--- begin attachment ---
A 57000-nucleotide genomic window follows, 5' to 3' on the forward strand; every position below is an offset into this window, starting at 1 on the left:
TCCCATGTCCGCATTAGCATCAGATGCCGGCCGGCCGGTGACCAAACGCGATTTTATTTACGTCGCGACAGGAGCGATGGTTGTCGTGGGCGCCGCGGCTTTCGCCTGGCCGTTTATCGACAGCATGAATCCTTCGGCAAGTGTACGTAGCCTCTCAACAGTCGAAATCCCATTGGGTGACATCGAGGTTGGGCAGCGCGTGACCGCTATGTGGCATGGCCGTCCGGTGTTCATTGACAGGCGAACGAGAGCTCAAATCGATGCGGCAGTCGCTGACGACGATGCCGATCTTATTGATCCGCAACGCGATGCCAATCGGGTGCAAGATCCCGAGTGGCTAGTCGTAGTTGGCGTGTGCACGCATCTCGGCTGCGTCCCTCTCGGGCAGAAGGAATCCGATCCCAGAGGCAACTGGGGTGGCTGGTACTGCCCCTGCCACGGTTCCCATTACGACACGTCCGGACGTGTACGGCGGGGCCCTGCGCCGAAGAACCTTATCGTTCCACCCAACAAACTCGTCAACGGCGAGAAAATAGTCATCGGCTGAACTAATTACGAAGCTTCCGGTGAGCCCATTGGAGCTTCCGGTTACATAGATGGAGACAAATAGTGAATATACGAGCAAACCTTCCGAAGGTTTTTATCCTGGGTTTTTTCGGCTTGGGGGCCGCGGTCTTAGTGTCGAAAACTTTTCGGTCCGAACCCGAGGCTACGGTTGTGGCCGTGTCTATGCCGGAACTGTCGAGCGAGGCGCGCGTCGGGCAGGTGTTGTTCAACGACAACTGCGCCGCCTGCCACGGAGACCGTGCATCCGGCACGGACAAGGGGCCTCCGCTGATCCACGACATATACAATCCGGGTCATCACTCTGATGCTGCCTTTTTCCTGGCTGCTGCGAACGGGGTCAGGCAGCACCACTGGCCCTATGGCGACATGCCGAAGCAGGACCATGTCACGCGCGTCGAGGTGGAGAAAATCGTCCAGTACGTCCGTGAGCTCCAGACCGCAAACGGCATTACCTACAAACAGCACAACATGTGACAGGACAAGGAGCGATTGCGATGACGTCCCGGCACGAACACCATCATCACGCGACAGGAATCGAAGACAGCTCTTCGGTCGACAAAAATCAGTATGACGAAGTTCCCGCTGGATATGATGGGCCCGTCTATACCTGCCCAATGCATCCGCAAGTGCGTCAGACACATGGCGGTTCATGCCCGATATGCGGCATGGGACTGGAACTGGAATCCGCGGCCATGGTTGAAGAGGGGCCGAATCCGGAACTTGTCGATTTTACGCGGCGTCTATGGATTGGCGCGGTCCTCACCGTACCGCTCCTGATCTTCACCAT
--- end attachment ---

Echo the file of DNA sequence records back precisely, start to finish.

A 57000-nucleotide genomic window follows, 5' to 3' on the forward strand; every position below is an offset into this window, starting at 1 on the left:
TCCCATGTCCGCATTAGCATCAGATGCCGGCCGGCCGGTGACCAAACGCGATTTTATTTACGTCGCGACAGGAGCGATGGTTGTCGTGGGCGCCGCGGCTTTCGCCTGGCCGTTTATCGACAGCATGAATCCTTCGGCAAGTGTACGTAGCCTCTCAACAGTCGAAATCCCATTGGGTGACATCGAGGTTGGGCAGCGCGTGACCGCTATGTGGCATGGCCGTCCGGTGTTCATTGACAGGCGAACGAGAGCTCAAATCGATGCGGCAGTCGCTGACGACGATGCCGATCTTATTGATCCGCAACGCGATGCCAATCGGGTGCAAGATCCCGAGTGGCTAGTCGTAGTTGGCGTGTGCACGCATCTCGGCTGCGTCCCTCTCGGGCAGAAGGAATCCGATCCCAGAGGCAACTGGGGTGGCTGGTACTGCCCCTGCCACGGTTCCCATTACGACACGTCCGGACGTGTACGGCGGGGCCCTGCGCCGAAGAACCTTATCGTTCCACCCAACAAACTCGTCAACGGCGAGAAAATAGTCATCGGCTGAACTAATTACGAAGCTTCCGGTGAGCCCATTGGAGCTTCCGGTTACATAGATGGAGACAAATAGTGAATATACGAGCAAACCTTCCGAAGGTTTTTATCCTGGGTTTTTTCGGCTTGGGGGCCGCGGTCTTAGTGTCGAAAACTTTTCGGTCCGAACCCGAGGCTACGGTTGTGGCCGTGTCTATGCCGGAACTGTCGAGCGAGGCGCGCGTCGGGCAGGTGTTGTTCAACGACAACTGCGCCGCCTGCCACGGAGACCGTGCATCCGGCACGGACAAGGGGCCTCCGCTGATCCACGACATATACAATCCGGGTCATCACTCTGATGCTGCCTTTTTCCTGGCTGCTGCGAACGGGGTCAGGCAGCACCACTGGCCCTATGGCGACATGCCGAAGCAGGACCATGTCACGCGCGTCGAGGTGGAGAAAATCGTCCAGTACGTCCGTGAGCTCCAGACCGCAAACGGCATTACCTACAAACAGCACAACATGTGACAGGACAAGGAGCGATTGCGATGACGTCCCGGCACGAACACCATCATCACGCGACAGGAATCGAAGACAGCTCTTCGGTCGACAAAAATCAGTATGACGAAGTTCCCGCTGGATATGATGGGCCCGTCTATACCTGCCCAATGCATCCGCAAGTGCGTCAGACACATGGCGGTTCATGCCCGATATGCGGCATGGGACTGGAACTGGAATCCGCGGCCATGGTTGAAGAGGGGCCGAATCCGGAACTTGTCGATTTTACGCGGCGTCTATGGATTGGCGCGGTCCTCACCGTACCGCTCCTGATCTTCACCAT